Prism founder, Anna Laub

I could have done that.

How many times have you had that thought as you’ve strolled around a new exhibition or picked up a friend’s latest work? It’s easy to sit on the sidelines and daydream in, casting judgement without risk or reward. Of course, you might have been able to do it, but what keeps you at the other side of the lens is simply the act of doing. That’s the differentiating factor.

Anna Laub is a model-turned-journalist-turned-editor-turned-entrepreneur—she launched Prism, a luxury eyewear label, in 2009. “I started with eyewear, because I was looking for optical glasses that I really liked,” Anna explains. “It seemed strange that for something you wear on your face, and something that some people wear every single day, there wasn’t much choice.” Like so many other small businesses, the initial stages of brand building began as a side hustle to Anna’s full-time role as Head of Content at WGSN. “It just started to take over,” she says of the decision to focus her time solely on the brand, “It just started to have a life of its own.”

Anna is a self-starter, and despite the label’s assent to cult status, she’s resisted pressure to grow too big, too fast. “I invested a small amount in starting my own business,” she tells us. “At the moment I still own my own business, but it’s difficult to achieve huge, fast growth without big investment,” she explains. “But, it does mean you have to learn to balance the books and achieve organic growth on your own, which I think at the beginning is definitely better and gives the business a more natural path.”

We sat down with Anna and talked to her about how she juggles motherhood with running her own business, how she really dialed down the branding of Prism, and why she thinks LA is the future for lifestyle product and businesses like her own.

Meet Anna Laub.

Prism founder, Anna Laub
Prism founder, Anna Laub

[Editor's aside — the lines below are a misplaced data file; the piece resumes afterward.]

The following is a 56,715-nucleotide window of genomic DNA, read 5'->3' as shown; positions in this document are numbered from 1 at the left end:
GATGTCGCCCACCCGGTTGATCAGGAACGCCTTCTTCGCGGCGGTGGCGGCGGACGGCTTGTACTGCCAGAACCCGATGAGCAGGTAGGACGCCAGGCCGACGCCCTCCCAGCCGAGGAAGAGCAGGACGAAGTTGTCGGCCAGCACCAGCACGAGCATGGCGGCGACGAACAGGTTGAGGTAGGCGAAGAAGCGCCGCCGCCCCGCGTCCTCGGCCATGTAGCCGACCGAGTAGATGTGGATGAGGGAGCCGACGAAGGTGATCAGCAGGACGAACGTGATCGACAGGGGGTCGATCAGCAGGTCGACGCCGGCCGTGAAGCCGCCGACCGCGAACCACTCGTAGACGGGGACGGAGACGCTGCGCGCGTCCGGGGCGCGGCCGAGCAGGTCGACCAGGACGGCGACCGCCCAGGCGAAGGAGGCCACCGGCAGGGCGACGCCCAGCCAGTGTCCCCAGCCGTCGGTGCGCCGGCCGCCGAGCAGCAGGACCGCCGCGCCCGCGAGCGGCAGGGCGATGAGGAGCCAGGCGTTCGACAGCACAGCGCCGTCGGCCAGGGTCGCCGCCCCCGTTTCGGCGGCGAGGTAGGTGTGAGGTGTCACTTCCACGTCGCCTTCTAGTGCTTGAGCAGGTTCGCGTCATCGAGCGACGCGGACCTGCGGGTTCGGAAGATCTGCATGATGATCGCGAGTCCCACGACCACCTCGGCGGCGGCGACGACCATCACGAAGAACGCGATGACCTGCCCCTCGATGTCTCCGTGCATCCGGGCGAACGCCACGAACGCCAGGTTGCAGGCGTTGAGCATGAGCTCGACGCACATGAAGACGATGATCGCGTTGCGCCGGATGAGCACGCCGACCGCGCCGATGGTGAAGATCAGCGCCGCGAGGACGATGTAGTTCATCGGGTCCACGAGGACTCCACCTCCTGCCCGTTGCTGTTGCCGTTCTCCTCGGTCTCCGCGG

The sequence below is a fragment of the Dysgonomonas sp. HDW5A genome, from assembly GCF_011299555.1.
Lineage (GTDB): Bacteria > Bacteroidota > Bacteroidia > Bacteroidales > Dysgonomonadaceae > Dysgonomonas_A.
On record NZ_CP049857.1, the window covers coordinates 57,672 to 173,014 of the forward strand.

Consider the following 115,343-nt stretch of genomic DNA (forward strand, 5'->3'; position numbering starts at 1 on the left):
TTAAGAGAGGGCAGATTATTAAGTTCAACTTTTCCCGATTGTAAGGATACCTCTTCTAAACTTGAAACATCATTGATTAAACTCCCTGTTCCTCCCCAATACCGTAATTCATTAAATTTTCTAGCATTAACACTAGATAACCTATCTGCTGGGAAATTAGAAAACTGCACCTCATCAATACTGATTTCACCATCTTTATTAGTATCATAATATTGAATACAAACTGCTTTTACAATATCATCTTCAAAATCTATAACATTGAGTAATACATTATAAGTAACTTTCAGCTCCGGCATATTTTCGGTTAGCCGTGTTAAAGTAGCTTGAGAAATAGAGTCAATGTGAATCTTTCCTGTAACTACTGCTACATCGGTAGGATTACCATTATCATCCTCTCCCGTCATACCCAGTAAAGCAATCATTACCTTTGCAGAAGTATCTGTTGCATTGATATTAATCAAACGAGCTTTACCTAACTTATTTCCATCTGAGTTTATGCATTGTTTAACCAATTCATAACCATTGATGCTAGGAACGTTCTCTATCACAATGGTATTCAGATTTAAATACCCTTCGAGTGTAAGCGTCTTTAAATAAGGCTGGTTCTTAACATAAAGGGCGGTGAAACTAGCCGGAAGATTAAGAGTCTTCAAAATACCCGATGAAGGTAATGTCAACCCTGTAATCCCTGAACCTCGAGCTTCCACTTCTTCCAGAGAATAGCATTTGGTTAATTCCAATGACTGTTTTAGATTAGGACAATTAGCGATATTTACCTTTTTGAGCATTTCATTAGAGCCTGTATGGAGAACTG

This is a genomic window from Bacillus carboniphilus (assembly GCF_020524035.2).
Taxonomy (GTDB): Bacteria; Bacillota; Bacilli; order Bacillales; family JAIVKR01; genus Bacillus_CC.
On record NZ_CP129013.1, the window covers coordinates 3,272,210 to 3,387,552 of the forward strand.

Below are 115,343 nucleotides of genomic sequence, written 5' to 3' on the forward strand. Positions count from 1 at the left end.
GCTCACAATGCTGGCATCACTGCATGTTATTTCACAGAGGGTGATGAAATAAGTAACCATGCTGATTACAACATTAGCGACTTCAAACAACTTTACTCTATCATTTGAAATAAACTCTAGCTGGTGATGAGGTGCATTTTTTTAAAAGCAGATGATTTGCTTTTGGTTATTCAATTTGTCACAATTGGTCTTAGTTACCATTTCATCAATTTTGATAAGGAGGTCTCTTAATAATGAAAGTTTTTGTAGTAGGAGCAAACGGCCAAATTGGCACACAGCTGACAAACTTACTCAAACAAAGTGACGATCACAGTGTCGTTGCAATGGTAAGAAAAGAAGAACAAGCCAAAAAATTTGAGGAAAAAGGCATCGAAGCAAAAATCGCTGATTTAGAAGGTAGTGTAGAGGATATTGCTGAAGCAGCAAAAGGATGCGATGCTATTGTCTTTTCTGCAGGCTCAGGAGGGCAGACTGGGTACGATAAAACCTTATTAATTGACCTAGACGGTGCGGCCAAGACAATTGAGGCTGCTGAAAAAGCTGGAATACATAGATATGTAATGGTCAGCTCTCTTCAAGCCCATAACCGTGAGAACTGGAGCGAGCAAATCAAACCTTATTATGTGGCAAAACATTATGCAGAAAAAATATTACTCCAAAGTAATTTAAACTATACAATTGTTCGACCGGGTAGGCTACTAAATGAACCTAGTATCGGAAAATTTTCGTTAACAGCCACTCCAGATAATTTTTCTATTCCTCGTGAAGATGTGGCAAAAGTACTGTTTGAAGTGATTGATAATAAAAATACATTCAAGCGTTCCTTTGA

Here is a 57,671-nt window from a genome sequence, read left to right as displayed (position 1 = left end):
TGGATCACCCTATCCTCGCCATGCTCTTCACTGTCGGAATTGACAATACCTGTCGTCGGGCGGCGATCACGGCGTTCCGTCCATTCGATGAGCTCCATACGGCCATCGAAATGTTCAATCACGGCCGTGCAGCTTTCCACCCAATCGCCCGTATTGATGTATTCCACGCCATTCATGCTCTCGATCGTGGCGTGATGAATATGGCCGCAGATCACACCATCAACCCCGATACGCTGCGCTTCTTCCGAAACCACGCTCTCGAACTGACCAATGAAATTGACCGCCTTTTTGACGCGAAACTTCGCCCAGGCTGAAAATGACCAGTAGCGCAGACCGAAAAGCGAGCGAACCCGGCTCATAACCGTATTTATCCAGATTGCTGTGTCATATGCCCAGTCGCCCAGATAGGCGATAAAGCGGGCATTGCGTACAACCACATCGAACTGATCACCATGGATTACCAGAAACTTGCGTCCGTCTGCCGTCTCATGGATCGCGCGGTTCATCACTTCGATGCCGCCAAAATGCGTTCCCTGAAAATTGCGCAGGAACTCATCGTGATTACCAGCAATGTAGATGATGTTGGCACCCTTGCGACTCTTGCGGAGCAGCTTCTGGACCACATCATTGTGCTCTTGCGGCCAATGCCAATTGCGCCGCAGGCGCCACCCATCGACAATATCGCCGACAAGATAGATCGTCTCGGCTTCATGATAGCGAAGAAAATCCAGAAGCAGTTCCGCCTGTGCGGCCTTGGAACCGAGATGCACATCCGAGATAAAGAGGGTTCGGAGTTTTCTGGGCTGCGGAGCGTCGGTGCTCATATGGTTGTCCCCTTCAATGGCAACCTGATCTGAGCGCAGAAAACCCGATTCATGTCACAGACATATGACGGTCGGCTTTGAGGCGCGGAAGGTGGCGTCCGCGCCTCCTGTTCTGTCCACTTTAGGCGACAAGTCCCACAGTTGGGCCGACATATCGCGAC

HOW PRISM CAME INTO BEING: I didn’t really decide to stop working in editorial. Prism just took over and I didn’t have time for anything else. It started as a side project while I was at WGSN and then while I was editing O magazine. It just started to have a life of its own. I started with eyewear because I was looking for optical glasses that I really liked, that I was excited about wearing and there wasn’t much being offered in the market at the time. From my perspective, it seemed strange that for something you wear on your face, and something that some people wear every single day, there wasn’t much choice. And it seemed strange to me that people spend way more time, effort and money finding shoes or a bag than something that is the first thing you see when you look at someone. I also liked the idea that a functional product could also be beautiful and have as much thought put into its design as anything else. It seemed like a given to me.

ON HER EASY-GOING APPROACH TO GROWTH: Expanding into new categories has happened organically. It all comes from me experimenting and people seeing me wear something and asking for them. For example, Dover St Market and Colette said their customers were coming in and asking for the optical frames as sunglasses. I was already wearing them as sunglasses so it seemed pretty organic to make them. Swimwear was something I always wanted to do and it made sense with the sunglasses – it was a category I thought of in the same way as optical, as in a product that should be functional but also minimal, toned down and luxury. Espadrilles came out of a collaboration with Opening Ceremony – and then I started experimenting with leopard suedes and pony and buyers saw me wearing them, loved them and started ordering them like crazy.

Prism founder, Anna Laub

SHE SPENDS MORE TIME ON NUMBERS THAN ON CREATIVE: It’s definitely more cash flow, hiring staff and managing people now. I made a bit of money modelling and I invested a small amount in starting my business; on the first samples and packaging. At the moment, I still own my business but it is difficult to achieve huge, fast growth without a big investment. But it does mean you have to learn to balance the books and achieve organic growth on your own, which I think at the beginning is definitely better and gives the business a more natural path.